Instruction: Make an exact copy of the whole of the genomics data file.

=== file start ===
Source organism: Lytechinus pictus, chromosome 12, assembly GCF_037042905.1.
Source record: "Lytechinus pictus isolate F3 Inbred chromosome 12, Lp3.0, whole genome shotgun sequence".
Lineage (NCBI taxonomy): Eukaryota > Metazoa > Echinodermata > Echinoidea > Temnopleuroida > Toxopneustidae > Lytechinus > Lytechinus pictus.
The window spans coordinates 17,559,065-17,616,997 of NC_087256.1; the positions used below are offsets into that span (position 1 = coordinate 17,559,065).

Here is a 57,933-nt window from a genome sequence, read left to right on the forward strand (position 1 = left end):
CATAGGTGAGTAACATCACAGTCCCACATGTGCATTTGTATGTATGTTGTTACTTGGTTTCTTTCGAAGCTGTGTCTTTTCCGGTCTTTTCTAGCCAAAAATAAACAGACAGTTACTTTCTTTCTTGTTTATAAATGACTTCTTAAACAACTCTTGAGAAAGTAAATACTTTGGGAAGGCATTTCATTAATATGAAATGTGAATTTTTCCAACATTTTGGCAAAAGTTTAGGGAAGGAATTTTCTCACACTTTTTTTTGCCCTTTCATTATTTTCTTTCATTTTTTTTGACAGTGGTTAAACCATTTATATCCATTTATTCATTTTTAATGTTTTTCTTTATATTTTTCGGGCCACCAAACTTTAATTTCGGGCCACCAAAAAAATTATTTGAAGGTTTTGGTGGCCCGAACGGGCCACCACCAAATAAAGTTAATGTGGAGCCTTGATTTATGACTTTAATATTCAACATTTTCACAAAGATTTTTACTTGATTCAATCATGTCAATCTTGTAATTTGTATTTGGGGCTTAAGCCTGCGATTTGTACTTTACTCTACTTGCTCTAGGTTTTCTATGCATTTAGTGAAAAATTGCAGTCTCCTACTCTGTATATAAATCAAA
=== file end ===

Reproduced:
Source organism: Lytechinus pictus, chromosome 12, assembly GCF_037042905.1.
Source record: "Lytechinus pictus isolate F3 Inbred chromosome 12, Lp3.0, whole genome shotgun sequence".
Lineage (NCBI taxonomy): Eukaryota > Metazoa > Echinodermata > Echinoidea > Temnopleuroida > Toxopneustidae > Lytechinus > Lytechinus pictus.
The window spans coordinates 17,559,065-17,616,997 of NC_087256.1; the positions used below are offsets into that span (position 1 = coordinate 17,559,065).

Here is a 57,933-nt window from a genome sequence, read left to right on the forward strand (position 1 = left end):
CATAGGTGAGTAACATCACAGTCCCACATGTGCATTTGTATGTATGTTGTTACTTGGTTTCTTTCGAAGCTGTGTCTTTTCCGGTCTTTTCTAGCCAAAAATAAACAGACAGTTACTTTCTTTCTTGTTTATAAATGACTTCTTAAACAACTCTTGAGAAAGTAAATACTTTGGGAAGGCATTTCATTAATATGAAATGTGAATTTTTCCAACATTTTGGCAAAAGTTTAGGGAAGGAATTTTCTCACACTTTTTTTTGCCCTTTCATTATTTTCTTTCATTTTTTTTGACAGTGGTTAAACCATTTATATCCATTTATTCATTTTTAATGTTTTTCTTTATATTTTTCGGGCCACCAAACTTTAATTTCGGGCCACCAAAAAAATTATTTGAAGGTTTTGGTGGCCCGAACGGGCCACCACCAAATAAAGTTAATGTGGAGCCTTGATTTATGACTTTAATATTCAACATTTTCACAAAGATTTTTACTTGATTCAATCATGTCAATCTTGTAATTTGTATTTGGGGCTTAAGCCTGCGATTTGTACTTTACTCTACTTGCTCTAGGTTTTCTATGCATTTAGTGAAAAATTGCAGTCTCCTACTCTGTATATAAATCAAA